The session explained to the audience about the concept of results based payments for agri-environment schemes. The Yorkshire Dales is host to two projects testing out the alternative concept to the standard management / action based agri-environment schemes. The projects, one run by the National Trust, the other a partnership between Natural England and the Yorkshire Dales National Park Authority, are paying farmers according to the condition of their habitats and soils. With training and guidance provided by the two projects, the farmers undertake management actions they feel best improves the condition of these features and then carry out surveys to assess condition. The farmer engagement has been very high and their understanding of the management needs of the habitats and soils has increased significantly. Condition of the habitats and soils have responded accordingly. The audience learned about the results of the pilot projects and also heard from two participating farmers. A guest presentation from the project manager of Irelands Hen Harrier Project showcased how this approach is being implemented at a large scale with over 1000 farmers participating.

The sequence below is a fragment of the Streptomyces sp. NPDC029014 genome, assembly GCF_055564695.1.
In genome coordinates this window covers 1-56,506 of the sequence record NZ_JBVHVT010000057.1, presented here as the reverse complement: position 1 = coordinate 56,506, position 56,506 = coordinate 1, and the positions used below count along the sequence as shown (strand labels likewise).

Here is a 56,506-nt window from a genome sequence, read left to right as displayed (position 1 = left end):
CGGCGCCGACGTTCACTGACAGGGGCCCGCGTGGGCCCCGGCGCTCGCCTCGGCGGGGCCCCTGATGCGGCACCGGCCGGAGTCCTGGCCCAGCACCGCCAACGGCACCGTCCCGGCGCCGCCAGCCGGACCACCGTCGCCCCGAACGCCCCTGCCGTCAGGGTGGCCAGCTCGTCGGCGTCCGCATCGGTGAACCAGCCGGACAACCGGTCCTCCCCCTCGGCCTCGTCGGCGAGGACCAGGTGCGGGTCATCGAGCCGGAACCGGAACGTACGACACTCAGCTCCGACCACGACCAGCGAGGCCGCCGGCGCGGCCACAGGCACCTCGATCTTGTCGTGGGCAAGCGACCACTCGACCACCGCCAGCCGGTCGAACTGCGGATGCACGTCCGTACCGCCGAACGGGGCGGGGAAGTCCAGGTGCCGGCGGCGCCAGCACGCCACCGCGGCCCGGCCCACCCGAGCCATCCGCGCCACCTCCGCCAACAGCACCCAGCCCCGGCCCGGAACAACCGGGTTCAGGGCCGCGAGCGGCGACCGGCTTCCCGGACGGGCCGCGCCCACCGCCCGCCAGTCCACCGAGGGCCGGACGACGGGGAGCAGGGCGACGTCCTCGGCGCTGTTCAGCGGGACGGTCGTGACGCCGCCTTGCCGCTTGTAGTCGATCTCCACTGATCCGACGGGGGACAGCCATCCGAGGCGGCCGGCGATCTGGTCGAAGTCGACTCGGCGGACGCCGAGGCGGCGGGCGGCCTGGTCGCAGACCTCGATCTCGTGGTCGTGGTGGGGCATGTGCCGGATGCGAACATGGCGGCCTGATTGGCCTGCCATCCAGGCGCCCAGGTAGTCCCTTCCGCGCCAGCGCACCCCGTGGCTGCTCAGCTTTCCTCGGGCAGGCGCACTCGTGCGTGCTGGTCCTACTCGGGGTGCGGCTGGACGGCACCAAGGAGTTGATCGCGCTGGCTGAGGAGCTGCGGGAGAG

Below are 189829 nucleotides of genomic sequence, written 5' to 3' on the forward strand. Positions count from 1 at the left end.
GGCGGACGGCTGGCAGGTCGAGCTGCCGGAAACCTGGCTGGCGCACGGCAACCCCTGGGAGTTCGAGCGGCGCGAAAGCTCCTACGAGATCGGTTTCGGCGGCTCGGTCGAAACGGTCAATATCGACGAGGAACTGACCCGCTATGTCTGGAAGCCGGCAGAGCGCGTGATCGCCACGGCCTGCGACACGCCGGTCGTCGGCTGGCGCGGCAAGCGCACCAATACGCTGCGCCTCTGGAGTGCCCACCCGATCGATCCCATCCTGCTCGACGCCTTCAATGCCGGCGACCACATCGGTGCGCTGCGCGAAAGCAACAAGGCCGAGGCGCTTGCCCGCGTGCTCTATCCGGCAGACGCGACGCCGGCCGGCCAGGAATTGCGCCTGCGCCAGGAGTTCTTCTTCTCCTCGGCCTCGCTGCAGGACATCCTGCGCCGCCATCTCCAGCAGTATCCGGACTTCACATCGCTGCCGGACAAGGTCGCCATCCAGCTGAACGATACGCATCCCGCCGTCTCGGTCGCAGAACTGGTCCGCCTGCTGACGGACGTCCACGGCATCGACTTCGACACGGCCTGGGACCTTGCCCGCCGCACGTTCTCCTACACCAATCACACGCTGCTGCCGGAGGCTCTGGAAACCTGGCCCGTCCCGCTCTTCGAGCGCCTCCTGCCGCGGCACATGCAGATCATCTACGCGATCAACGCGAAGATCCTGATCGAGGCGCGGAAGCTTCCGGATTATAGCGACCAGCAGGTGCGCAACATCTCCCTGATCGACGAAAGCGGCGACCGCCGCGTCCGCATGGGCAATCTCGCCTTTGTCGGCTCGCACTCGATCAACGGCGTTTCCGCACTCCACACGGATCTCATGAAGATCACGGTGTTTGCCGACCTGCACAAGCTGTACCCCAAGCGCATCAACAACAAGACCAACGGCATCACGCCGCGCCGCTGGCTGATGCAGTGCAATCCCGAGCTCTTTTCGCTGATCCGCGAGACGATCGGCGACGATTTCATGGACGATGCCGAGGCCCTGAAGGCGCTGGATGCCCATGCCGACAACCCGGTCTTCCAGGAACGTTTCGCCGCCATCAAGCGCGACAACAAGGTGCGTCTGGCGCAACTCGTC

During the session there were two Q&A sessions where the audience was able to comment and ask questions. In general, the audience were very interested and supportive of the two approaches. They could see the benefits, but also some of the risks as well but supportive of the approach and its potential inclusion in ELMS. The scaling up of the projects was a concern but the audience could see that it was possible given the Hen Harrier project example. Advisor help was key to helping these projects to be a success, but there was concern around the perceived cost of this element and therefore whether government thought it was too costly in the long run.
The comments and questions will feed into both projects and therefore into the Defra Test and Trials program.
You will be able to watch the recording of the session here.